This Thursday, October 15th, the Denver City and County Building will be lit up in purple for Spirit Day – a day to take a stand against bullying and to show support for lesbian, gay, bisexual, and transgender (LGBT) students. All students – including LGBT students – in Colorado should feel safe, welcome, and empowered make change in their community. Unfortunately, many LGBT students face disproportionate amounts of bullying, harassment, and discrimination every day. Spirit Day represents an opportunity for individuals, schools, organizations, corporations, and public figures to wear purple – the color that symbolizes ‘spirit’ on the rainbow pride flag – to let LGBT young people know they have support in their communities.
In Colorado, the reality that many LGBT young people face in our schools is heartbreaking. Nine out of 10 students hear anti-gay remarks on a daily basis and five out of 10 students regularly hear negative comments about transgender people. This stark reality is part of the reason that 48.5% of Colorado’s lesbian, gay, and bisexual teenagers have considered suicide in the last year – a number that is even higher if you are a transgender young person in Colorado. With these statistics stacked against LGBT young people, Spirit Day is an important opportunity for Coloradans across the state to publicly show their support.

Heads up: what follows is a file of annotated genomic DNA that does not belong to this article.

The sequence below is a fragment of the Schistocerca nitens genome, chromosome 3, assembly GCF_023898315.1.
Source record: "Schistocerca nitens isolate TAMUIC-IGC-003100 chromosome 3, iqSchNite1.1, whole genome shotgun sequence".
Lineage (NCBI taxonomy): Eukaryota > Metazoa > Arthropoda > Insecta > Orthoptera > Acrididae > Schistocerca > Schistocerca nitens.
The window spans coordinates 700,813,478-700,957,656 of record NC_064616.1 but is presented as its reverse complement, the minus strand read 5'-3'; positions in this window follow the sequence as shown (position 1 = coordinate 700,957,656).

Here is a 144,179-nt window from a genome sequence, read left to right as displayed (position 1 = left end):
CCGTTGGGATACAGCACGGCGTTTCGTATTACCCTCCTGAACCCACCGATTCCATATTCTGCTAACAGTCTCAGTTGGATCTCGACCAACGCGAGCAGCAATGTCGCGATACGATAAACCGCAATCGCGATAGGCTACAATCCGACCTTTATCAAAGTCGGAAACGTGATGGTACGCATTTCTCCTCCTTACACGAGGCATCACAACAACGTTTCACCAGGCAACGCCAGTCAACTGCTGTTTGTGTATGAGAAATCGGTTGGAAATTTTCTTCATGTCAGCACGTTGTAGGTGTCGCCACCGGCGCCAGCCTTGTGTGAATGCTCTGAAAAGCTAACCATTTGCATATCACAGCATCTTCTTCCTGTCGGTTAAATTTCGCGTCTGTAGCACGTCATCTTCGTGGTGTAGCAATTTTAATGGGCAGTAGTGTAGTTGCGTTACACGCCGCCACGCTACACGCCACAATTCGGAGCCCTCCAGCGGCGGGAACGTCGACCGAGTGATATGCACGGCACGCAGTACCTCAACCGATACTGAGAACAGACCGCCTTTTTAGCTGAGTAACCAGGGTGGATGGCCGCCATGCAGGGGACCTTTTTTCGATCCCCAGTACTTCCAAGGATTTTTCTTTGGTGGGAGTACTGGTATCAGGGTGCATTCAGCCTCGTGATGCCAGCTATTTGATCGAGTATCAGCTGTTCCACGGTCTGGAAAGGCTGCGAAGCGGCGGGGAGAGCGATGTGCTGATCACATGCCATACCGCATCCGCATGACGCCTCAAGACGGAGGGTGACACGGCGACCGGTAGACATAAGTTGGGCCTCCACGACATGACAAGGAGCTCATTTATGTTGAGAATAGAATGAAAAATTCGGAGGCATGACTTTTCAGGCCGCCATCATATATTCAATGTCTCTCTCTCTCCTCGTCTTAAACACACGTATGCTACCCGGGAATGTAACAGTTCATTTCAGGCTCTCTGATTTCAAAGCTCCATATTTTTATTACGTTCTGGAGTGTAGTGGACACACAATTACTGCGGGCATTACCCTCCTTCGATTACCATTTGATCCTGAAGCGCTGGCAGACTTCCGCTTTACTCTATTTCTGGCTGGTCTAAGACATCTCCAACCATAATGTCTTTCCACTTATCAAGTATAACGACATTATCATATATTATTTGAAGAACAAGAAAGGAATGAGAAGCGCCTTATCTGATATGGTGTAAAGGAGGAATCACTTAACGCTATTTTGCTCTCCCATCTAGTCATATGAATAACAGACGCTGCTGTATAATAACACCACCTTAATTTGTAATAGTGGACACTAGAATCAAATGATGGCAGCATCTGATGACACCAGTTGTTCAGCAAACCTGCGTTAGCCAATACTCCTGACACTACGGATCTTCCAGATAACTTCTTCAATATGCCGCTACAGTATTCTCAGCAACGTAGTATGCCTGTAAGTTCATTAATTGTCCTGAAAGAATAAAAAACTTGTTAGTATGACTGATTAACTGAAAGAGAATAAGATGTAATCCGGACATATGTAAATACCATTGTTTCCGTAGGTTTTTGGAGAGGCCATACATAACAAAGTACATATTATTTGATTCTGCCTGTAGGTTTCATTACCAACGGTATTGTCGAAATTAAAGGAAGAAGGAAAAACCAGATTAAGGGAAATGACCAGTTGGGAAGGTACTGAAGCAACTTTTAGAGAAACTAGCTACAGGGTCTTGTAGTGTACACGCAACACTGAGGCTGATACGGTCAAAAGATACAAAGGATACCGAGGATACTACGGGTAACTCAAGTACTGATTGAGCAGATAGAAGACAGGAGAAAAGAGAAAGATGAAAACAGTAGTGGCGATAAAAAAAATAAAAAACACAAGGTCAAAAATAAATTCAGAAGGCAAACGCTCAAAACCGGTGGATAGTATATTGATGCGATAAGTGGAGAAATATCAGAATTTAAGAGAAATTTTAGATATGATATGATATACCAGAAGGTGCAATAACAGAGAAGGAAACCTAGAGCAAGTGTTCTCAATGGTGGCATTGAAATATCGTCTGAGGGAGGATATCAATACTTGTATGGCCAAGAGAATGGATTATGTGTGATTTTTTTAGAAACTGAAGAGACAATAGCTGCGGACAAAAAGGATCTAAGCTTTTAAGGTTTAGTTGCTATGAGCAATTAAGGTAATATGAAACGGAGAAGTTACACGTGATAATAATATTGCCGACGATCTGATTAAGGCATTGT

Wearing purple on October 15th can send a powerful message to the young people you know. A student who sees their neighbors wearing purple at their local coffee shop, at the grocery store, on their Facebook feed, or at school can change how safe young people feel in their community.
While wearing purple on Spirit Day is important, it’s only the first step in making sure that young people feel welcome in their schools – no matter their zip code. Making our schools safe for all young people will take all of us; so consider getting involved with a school in your city, joining your school district’s accountability team, or even volunteering with an organization that serves LGBT young people. Together, we can all have an impact in the lives of LGBT young people across our state.
We hope you’ll join us in wearing purple on October 15th, and then work to improve the lives of lesbian, gay, bisexual, and transgender young people across our state starting on October 16th.